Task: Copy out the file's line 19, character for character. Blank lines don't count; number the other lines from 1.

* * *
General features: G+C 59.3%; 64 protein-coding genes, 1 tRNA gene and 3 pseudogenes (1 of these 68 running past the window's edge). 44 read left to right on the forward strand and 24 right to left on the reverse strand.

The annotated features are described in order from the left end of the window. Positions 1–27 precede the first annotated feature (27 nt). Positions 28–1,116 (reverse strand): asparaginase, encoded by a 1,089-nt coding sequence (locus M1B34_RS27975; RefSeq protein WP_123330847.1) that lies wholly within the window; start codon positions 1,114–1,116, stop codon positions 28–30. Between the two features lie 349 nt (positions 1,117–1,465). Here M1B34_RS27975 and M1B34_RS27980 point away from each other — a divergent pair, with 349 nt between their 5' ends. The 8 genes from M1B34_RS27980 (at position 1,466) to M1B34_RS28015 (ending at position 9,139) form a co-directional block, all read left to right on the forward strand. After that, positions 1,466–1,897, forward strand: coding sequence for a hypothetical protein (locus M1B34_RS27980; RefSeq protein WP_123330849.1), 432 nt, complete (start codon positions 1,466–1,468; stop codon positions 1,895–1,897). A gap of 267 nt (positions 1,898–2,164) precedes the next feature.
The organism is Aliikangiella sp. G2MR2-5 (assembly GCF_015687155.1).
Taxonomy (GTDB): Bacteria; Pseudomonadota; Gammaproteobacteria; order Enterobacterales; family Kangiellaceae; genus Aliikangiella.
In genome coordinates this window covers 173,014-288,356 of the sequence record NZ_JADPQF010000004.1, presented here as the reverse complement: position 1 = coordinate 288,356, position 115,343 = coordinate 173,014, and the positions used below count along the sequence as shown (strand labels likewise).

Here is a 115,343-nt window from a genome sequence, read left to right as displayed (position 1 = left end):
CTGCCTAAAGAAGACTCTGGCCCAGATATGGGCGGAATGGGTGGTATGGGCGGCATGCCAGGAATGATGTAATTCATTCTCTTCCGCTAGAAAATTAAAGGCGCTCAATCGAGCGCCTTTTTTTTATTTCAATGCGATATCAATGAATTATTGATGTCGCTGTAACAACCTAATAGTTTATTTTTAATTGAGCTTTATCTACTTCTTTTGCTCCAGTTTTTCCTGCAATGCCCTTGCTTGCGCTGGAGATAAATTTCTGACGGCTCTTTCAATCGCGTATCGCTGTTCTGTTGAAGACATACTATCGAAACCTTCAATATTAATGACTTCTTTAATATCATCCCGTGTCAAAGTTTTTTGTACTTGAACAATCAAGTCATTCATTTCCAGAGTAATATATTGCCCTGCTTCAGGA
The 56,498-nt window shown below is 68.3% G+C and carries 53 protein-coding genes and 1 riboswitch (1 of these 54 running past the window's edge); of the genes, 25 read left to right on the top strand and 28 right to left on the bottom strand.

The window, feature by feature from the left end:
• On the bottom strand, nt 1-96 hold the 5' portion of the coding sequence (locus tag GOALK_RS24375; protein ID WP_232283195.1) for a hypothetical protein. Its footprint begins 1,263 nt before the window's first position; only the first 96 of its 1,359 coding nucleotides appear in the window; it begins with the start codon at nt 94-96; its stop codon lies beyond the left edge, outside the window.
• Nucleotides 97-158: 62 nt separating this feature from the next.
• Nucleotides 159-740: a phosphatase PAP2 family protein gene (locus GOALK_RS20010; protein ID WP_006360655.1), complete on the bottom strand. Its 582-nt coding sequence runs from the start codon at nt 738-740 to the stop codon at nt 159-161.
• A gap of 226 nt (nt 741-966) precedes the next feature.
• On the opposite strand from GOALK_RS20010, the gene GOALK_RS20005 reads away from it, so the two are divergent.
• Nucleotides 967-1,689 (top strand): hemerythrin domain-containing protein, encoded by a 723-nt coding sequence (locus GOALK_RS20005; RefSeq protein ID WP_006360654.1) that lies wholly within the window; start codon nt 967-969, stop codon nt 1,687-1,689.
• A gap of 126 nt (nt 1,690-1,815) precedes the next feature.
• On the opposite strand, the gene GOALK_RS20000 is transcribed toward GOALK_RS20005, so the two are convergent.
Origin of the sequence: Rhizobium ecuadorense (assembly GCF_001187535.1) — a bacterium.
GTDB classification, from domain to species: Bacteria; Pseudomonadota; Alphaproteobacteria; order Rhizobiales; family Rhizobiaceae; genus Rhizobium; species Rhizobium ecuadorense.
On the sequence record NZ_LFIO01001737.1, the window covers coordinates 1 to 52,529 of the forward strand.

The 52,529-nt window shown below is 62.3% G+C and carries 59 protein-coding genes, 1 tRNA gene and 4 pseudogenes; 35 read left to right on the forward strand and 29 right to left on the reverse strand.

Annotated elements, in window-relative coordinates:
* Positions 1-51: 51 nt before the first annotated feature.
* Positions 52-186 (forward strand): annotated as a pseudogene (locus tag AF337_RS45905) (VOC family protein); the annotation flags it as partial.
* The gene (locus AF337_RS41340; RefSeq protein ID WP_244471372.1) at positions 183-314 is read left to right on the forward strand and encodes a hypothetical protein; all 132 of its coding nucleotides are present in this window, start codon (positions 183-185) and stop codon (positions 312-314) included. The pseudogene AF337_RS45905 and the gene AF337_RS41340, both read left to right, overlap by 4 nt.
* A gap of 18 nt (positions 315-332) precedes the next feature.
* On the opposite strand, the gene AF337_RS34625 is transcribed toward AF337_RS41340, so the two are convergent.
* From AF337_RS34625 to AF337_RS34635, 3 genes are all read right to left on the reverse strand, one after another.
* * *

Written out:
GTDB classification, from domain to species: Bacteria; Pseudomonadota; Alphaproteobacteria; order Rhizobiales; family Rhizobiaceae; genus Rhizobium; species Rhizobium ecuadorense.